HERB - wound healing & honey

Sara Bairrington katri4684 at surfree.com
Thu Sep 7 13:23:33 PDT 2000

I emailed my Mom,  she said that peptobismol by it's nature helps coat 
inflamed areas.  Honey  is the antibiotic that helps it heal.  The wound 
heals from the inside out, which is the only way to heal bed sores.  She 
did say that if the wound was really nasty she'd add a small amount of 
iodine that also helped speed the granulation and healing.  She has used 
this for over 50 years as a RN.  Yup, it's the oldtimey way to do the job, 
but she feels that if it works, why change.  She can't tell me what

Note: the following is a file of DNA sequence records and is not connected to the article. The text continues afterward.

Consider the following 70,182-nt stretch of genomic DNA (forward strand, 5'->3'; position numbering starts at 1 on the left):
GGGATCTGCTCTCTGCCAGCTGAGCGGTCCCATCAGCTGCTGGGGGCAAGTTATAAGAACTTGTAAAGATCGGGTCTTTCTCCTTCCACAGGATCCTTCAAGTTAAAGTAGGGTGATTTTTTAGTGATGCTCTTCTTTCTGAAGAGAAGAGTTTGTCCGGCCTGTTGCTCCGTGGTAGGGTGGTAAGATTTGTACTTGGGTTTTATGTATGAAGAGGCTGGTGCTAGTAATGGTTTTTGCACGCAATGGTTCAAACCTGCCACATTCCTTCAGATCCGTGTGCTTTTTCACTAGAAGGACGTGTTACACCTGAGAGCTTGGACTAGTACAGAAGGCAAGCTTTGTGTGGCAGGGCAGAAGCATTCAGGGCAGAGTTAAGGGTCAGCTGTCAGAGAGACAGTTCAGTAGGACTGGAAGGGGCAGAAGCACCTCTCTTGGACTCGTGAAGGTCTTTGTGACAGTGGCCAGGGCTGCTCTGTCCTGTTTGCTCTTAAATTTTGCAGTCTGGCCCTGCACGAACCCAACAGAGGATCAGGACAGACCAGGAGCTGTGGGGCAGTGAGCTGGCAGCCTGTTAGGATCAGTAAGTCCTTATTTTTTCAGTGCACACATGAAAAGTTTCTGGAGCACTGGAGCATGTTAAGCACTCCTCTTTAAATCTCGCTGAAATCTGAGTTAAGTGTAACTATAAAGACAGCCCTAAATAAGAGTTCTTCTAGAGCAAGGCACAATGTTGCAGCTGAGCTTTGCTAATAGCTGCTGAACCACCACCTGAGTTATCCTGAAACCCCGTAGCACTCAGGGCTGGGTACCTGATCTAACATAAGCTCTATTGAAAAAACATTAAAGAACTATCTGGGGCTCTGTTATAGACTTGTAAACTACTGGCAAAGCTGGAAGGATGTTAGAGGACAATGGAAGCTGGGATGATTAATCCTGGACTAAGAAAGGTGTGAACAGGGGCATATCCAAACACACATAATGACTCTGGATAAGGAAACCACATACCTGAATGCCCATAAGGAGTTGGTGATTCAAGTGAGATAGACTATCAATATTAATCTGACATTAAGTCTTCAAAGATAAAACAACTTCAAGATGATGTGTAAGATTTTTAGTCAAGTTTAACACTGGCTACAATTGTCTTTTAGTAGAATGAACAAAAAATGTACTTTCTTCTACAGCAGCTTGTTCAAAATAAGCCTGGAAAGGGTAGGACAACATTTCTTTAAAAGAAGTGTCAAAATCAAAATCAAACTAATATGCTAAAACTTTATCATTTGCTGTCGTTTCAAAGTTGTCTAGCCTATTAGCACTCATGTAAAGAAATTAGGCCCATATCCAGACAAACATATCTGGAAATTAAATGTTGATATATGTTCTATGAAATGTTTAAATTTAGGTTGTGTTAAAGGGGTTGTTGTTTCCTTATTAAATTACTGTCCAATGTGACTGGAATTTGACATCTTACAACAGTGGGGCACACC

ingredients in each component do the job, she just knows it works.


At 12:59 PM 9/7/00, you wrote:
>>Yes, it helps the wound granulate, has soothing properties, helps reduce 
>I think I'd personally be more interested in the "why" behind it
>scientifically. What ingredient combination or substance makes
>this possible, I wonder? Medical history suffered this huge blow
>when people decided that pouring stuff into wounds was a good idea.
>It's taken us nearly forever to get out of that mode of thinking,
>historically speaking. Their mistaken, but understandable, idea
>was that if pus is good and laudable, then more pus must be better.
>So back to the peptobismol idea, I wonder what it is that might
>make it appear that a wound gets better. Could it possibly be that
>honey simply made it possible for the peptobismol *not* to harm
>the wound? That in and of itself wouldn't surprise me, considering
>the nature of honey. But I'd hate to dismiss the peptobismol out
>of hand.
>Iasmin de Cordoba, gwalli at ptc.com or iasmin at home.com
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